NSF Interns from NC Start-up Just Exceeded 10,000 Views of Publication

Kepley BioSystems welcomed Jordan Krisfalusi-Gannon and Waleed Ali to the company as interns sponsored by the National Science Foundation’s Research Experience for Undergraduates (REU) Grant Program in the summer of 2016. Krisfalusi-Gannon and Ali, juniors at High Point University and Columbia University respectively, were encouraged to lead a comprehensive review ultimately entitled, “The Role of Horseshoe Crabs in the Biomedical Industry and Recent Trends Impacting Species Sustainability.” The two young scholars ran with this article, which has now achieved 10,355 views in less than one year of circulation, according to Frontiers in Marine Science, an open-source, peer-reviewed journal publisher.

Their efforts spanned more than 100 referenced citations to examine this ancient species, dynamics affecting individual crabs, and overall wild populations facing industry demands (literally) for their blood. Climate and environmental changes were also discussed, with particular emphasis on dwindling horseshoe crab populations and the shorebirds that depend on their annual egg spawning for nourishment to complete migration to northern breeding grounds. Regulatory efforts were also illuminated with varying degrees of conservation success in the midst of whelk, conch and eel fisheries consuming about the same number of crabs for bait as the biomedical industry bleeds for sterility testing, every year.

Jordan Krisfalusi-Gannon with the Frontiers in Marine Science article when first published. (June 2018)
Waleed Ali preparing to inspect a horseshoe crab specimen at the Joint School of Nanoscience and Nanoengineering. (August 2016)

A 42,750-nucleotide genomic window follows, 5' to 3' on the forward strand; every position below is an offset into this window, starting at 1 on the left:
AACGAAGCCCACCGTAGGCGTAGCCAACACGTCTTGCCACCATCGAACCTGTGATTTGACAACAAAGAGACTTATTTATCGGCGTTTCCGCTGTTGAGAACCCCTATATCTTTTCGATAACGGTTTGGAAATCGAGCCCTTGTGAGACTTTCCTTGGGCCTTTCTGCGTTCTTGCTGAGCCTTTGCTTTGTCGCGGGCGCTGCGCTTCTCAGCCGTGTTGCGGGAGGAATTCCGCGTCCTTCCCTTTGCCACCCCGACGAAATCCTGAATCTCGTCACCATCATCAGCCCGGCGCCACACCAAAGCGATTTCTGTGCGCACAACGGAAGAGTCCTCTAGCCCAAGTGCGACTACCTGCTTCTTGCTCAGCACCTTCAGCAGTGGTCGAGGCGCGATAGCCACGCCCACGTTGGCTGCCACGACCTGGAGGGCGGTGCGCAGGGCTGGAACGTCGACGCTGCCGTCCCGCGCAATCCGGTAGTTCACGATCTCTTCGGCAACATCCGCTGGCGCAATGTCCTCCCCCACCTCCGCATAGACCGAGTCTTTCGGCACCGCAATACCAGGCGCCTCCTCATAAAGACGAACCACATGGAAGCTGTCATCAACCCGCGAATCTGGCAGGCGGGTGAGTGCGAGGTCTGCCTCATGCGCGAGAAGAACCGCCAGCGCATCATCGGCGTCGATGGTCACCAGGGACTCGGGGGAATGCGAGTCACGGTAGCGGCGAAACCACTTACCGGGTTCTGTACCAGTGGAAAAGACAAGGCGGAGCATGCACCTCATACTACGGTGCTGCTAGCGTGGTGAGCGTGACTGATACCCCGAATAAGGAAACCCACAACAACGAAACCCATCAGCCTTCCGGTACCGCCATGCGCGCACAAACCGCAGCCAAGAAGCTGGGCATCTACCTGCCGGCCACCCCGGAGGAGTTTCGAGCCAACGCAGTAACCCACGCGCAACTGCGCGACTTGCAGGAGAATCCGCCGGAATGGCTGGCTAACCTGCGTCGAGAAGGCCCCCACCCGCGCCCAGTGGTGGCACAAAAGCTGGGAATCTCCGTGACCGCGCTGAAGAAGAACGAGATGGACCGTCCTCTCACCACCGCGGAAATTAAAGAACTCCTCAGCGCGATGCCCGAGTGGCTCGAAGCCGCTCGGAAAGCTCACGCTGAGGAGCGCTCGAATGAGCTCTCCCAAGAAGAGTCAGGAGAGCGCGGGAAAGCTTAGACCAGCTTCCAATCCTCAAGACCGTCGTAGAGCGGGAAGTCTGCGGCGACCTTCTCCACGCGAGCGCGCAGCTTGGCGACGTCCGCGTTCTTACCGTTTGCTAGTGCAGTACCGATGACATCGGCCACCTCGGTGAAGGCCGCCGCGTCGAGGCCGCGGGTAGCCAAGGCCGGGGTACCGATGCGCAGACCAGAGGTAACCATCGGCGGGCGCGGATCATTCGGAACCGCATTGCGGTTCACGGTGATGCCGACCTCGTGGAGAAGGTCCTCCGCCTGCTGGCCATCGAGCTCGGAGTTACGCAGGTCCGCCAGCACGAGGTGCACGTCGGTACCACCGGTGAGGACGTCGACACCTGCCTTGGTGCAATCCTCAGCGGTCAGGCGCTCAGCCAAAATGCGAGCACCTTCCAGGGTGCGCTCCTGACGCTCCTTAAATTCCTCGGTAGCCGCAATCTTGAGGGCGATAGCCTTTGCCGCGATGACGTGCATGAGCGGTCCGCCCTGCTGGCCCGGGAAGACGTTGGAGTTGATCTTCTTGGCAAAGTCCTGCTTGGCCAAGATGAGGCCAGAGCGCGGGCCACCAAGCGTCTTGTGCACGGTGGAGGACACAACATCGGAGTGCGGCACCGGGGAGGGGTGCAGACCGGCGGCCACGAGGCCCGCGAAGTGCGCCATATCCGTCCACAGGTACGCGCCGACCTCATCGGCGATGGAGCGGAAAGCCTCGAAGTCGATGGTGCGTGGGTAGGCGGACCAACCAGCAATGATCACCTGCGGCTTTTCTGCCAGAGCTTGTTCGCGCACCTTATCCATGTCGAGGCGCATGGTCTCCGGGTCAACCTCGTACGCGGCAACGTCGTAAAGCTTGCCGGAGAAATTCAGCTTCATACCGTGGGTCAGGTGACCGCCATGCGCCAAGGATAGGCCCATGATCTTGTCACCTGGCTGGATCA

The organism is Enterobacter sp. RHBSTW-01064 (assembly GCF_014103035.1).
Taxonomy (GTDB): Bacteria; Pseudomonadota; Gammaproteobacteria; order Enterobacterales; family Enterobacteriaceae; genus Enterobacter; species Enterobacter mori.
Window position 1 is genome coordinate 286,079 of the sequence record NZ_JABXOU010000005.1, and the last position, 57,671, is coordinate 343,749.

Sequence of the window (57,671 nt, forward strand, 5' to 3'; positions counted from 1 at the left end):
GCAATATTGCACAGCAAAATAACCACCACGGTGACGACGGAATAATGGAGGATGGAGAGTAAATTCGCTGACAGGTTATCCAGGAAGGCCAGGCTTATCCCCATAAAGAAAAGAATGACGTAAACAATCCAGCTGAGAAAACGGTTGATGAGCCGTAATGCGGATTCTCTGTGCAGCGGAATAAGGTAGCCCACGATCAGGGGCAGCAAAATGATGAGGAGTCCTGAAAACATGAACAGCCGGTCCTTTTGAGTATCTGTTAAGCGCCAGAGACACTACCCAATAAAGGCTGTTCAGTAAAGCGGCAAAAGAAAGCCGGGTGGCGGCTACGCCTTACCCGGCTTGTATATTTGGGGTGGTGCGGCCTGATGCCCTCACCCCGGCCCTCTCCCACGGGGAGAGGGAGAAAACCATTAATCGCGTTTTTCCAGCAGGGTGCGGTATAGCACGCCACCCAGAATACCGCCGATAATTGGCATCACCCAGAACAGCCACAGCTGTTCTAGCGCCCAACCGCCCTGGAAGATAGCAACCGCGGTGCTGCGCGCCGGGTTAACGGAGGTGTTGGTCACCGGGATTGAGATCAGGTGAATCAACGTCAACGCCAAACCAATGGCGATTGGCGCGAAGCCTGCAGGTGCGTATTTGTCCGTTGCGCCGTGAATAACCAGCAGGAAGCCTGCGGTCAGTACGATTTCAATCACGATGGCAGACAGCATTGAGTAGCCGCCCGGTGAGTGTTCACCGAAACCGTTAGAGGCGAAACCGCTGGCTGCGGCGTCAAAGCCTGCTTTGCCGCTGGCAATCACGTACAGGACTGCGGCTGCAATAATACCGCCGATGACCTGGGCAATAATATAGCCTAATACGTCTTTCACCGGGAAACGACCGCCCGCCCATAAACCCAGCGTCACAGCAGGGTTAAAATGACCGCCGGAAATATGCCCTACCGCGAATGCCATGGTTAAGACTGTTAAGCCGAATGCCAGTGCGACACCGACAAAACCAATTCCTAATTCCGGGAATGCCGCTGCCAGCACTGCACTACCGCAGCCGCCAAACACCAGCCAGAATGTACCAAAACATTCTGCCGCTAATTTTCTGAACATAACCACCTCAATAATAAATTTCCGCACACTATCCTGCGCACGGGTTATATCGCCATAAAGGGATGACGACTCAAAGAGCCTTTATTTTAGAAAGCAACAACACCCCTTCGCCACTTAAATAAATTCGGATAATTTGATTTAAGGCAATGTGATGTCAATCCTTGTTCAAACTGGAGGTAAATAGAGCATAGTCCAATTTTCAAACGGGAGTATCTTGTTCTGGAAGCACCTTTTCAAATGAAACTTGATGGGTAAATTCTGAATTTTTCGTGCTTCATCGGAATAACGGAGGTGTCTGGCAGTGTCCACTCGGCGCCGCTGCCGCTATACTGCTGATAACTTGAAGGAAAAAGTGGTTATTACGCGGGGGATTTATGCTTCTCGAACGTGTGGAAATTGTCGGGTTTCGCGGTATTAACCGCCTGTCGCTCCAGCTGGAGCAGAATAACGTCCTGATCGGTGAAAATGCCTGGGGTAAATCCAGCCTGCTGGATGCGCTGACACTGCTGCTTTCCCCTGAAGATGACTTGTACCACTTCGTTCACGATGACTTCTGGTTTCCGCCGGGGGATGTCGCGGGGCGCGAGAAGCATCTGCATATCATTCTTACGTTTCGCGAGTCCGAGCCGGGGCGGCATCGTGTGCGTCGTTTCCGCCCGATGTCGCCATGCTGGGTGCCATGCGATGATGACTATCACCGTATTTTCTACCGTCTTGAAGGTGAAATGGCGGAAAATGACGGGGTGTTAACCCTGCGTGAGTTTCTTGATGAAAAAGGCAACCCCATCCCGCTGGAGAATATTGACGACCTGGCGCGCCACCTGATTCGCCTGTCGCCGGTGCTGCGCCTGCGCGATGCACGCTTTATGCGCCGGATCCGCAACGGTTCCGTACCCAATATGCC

In response to uncertain horseshoe crab viability, industry stakeholders have been searching for alternatives to match its sensitivity in endotoxin testing with limited success. Clearly, challenges persist from millions of patients depending on sterility testing derived from horseshoe crab blood components for nearly every injectable drug and implantable device used in medicine today, worldwide. With such testing as a given for the foreseeable future, more sustainable methods for capture, harvesting and sustaining horseshoe crabs were also explored.

From their conclusions, the authors summarized, “…ensuring the wellbeing of this enigmatic species—and those whose survival depends on it—requires a multi-faceted approach that combines informed and fair regulation; responsible and more innovative harvesting and bleeding practices; and a commitment to continued research in pursuit of viable alternatives to avert collapse, while working toward ultimately eliminating the demand for harvesting wild horseshoe crabs, entirely.”

“We’ve all been proud to be Jordan and Waleed’s co-authors, and we congratulate them on this milestone,” said Kepley president, Anthony Dellinger. “We continue to seek capable students and hope this may help inspire more interns to join our efforts at Kepley this summer and beyond.”

About Frontiers in Marine Science (Global Change and the Future Ocean):

Global Change and the Future Ocean publishes research on global pressures on the ocean in the past, present and future and their consequences on ecosystem functioning and structure, as well as on the benefits to society received from a healthy ocean in the future… The section also welcomes submissions on managerial and societal drivers, as well as responses and perceptions on global changes in the ocean ecosystem. It will benefit from the rapid, robust and effective editorial process and the open-access structure of Frontiers in Marine Science, thereby accelerating progress in this important topic. The Research Topics hosted within Frontiers in Marine Science provide a particularly effective platform to introduce new developments and research directions on Global Change and the Future Ocean.

About the National Science Foundation Research Education for Undergraduates program:

The Research Experiences for Undergraduates (REU) program supports active research participation by undergraduate students in any of the areas of research funded by the National Science Foundation. REU projects involve students in meaningful ways in ongoing research programs or in research projects specifically designed for the REU program.

If you are an undergraduate that can benefit from this valuable program, please click the link below to learn more and find available positions in your field of research.